The casting of Danny Glover is an original, yet somewhat odd choice, but he does do an excellent job. Although it did feel like any moment he could say “I’m too old for this shit!”. I must admit that it was a good choice to have someone in the lead role that doesn’t look like he can punch a hole into the predator if he wants to. On the other hand Kevin Peter Hall’s stature made us believe that there might be something that looks more powerful than Arnold. And Hall brings his convincing physicality to this role as well. Also I had so much fun watching Bill Paxton acting delightfully douchey. Gary Busey, of course, could be entertaining if he just stood there, doing nothing.

I think this is a great sequel. Not as good as the original, but at least it doesn’t try to duplicate the first one and gives us a completely different setting with completely different characters. It delivers on the action, gore (apparently a bit too much, since it received NC-17 rating at first), special effects, predator designs and expands the mythos in a very compelling way. Also it has a nice nod to the Alien vs. Predator comics, by putting in a skull of an Alien warrior.

On the other hand the movie’s setting is a bit too ugly compared to the beautiful jungle locations they used in the original and sometimes it comes across a bit too angrily cynical, which takes away from the fun, so overall it isn’t as enjoyable as the original.

It is a good movie, gotten a bad reputation for undeserved reasons and I would say it is still pretty cool, although the clothing (I’m mostly looking at you, Danny Glover’s disgusting suit) and it’s late 80’s/early 90’s trend of putting different “hip” things in movies makes it a bit dated. Recommended, if you’re a sci-fi action/Predator fan.

When the predator says "Shit happens.", know that this is what he's reffering to.

Review of The Thing (2011)

31 Oct

The Thing (2011) is a sci-fi/horror film, which is also prequel to The Thing (1982), which was a remake of The Thing From Another World (1951), which was based on the novella Who Goes There? (1938) by John W. Campbell, Jr. So there’s quite  a history there.

Directed by the Dutch filmmaker Matthijs van Heijningen Jr. (Zien (2004), Red Rain (1996)) and this is his first theatrical feature-length film.

Written by Eric Heisserer (Final Destination 5 (2011), A Nightmare On Elm Street (2010)), so you know what you’re getting is generic.

Starring: Mary Elizabeth Winstead, Joel Edgerton, Ulrich Thomsen, Eric Christian Olsen, Adewale Akinnuoye-Agbaje and others.

I loved John Carpenter’s The Thing so much and it is widely regarded as one of the best horror as well as sci-fi movies ever, so how could they ever think they could be able to make something even remotely as good as that, I don’t know.

The title shows just how uncertain the movie is about what it wants to be. Sure it is a prequel in a sense that it takes place in the Norwegian station before the events of the original, but in quite a few instances it hits basically the same beats as the original did, which makes it seem a lot like a remake.

There’s a joke in the opening scene and it iss a really good one. But they negated the good impression of the humor in the movie, by throwing in a stupid comedic jumpscare, which I know was comedic, because the guy sitting next to me was laughing (and snapping his fingers) like crazy.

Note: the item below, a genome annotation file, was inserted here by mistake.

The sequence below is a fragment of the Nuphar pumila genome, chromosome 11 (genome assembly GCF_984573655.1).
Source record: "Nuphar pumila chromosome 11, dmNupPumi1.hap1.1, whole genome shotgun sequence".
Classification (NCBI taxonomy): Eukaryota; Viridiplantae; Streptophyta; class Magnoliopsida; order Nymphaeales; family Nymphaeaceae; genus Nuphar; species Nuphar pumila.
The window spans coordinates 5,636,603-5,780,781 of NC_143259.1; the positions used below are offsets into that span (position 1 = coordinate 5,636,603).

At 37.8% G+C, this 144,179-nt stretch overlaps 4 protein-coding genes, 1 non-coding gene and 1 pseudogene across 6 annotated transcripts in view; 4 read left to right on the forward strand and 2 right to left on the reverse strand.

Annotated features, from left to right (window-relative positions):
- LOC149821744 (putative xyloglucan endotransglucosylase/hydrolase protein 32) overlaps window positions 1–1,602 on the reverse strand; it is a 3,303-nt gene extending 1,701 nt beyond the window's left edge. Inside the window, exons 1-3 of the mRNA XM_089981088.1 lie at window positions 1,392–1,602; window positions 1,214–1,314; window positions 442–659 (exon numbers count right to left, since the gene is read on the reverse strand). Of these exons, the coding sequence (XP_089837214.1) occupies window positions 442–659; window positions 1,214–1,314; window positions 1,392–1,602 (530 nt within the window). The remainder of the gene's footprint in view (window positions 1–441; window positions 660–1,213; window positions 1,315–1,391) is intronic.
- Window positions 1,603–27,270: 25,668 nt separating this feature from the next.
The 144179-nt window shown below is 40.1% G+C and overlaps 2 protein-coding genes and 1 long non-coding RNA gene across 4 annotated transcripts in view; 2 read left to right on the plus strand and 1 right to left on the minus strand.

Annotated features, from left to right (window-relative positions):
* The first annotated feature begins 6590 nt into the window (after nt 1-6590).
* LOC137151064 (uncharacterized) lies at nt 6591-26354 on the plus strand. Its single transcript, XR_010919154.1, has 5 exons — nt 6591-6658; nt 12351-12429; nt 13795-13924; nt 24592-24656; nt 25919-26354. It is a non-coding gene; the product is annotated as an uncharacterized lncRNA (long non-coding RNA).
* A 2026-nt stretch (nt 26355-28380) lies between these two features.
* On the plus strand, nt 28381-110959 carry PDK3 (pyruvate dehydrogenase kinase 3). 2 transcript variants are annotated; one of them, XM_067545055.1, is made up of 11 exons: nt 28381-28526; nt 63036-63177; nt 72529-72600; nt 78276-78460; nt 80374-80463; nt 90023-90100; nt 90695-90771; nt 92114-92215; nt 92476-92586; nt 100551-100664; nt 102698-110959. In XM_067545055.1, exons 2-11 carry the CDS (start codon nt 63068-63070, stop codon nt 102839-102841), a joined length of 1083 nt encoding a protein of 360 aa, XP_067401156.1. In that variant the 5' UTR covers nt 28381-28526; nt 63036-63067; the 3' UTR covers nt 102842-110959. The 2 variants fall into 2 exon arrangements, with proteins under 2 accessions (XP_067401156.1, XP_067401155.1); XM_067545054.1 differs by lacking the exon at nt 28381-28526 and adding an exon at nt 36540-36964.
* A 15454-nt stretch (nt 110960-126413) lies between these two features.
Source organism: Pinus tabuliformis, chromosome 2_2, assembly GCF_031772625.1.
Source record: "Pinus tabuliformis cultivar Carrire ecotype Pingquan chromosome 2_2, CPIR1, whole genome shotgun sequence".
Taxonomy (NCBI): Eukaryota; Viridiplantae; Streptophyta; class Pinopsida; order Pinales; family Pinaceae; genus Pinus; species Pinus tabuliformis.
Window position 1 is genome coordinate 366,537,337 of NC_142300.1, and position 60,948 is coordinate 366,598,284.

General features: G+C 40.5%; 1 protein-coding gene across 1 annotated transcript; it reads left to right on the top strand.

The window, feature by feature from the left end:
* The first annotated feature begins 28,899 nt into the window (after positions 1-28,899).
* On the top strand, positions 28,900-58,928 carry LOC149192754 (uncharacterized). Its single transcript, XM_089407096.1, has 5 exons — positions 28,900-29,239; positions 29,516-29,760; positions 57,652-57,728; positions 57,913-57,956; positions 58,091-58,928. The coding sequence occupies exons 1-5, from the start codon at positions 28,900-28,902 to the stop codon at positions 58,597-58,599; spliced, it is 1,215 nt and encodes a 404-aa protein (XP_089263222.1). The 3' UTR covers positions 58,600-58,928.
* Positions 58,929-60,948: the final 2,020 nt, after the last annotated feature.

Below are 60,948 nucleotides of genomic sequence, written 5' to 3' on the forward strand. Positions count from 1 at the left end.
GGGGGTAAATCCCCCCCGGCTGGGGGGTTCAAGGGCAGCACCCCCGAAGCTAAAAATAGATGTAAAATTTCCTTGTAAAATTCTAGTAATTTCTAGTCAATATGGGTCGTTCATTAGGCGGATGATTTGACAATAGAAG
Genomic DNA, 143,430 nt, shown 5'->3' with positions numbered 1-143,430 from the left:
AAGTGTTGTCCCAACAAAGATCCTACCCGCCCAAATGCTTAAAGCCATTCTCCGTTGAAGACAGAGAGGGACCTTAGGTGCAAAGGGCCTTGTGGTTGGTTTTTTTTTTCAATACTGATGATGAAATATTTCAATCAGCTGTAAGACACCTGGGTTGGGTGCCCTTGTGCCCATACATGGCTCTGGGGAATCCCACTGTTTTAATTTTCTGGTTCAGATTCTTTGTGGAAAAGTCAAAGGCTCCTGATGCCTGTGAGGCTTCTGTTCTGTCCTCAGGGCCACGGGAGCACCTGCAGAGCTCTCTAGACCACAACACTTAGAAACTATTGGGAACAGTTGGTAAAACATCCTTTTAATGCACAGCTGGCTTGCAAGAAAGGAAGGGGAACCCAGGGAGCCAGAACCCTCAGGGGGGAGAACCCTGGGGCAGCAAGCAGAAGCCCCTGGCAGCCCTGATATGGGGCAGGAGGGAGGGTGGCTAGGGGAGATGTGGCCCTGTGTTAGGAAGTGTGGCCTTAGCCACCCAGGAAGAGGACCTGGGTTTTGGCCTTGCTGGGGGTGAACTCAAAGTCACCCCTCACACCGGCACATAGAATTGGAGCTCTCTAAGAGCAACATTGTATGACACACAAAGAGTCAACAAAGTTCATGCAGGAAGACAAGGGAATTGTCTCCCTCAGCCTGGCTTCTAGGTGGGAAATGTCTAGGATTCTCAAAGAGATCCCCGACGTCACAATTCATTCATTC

Why did the Norwegians talk in english so much? Even in stress situations, they kept speaking in english for no other apparent reason except so that the americans would understand them. And I really doubt that in the 80’s so many Norwegians knew english that well.

It also throws in some minor references, like the axe in the wall, just to explain the stuff they see in the original, but then they choose to ignore some other.

And it is in a way ironic that the best thing about the original is the worst in this. I’m speaking, of course, about the special effects. I just can’t believe that they fucked up so much. The Thing (1982) showcased practical effect use at its best and seeing them is an experience. However, in The Thing (2011) you get to fully experience how bad CGI still looks and even though CGI always pales in comparison to traditional effects, this was really bad even by exclusively CGI standards. The effects just look laughable and unimaginative. Also if the trailer led you to think there’s a fair amount of practical effects, you are misguided, because all there is an autopsy scene and maybe some brief shots of something that might not be a cartoon.

Also if you’d take off the little subtitle at the beginning saying “Antarctica, Winter, 1982.”, there’s barely anything indicating it doesn’t take place in modern-day.

The sequence that connects the two movies is shown only intersected by end credits, seemingly thrown in there at the last-minute, just to make sense of how the two films fit together.

To be fair, the actors did a decent job and I wouldn’t call it a totally bad film, but there were parts that just pissed me off. I can’t let this to be the only horror movie I’ve watched on Halloween, so I’ll probably have to dig up something classic and enjoy myself.

I’d say this is a very mediocre film with a bunch of shitty CG …things and maybe if you haven’t seen the original, you might like it, but actually you should just watch the original instead. Not recommended, but might be ok for some 14-year-olds, who wants to see their favourite creepy monsters from a standard horror video game (maybe The Thing (2002)) cut out and pasted into a movie.

"Hey guys, I've been waiting to star in my own movie."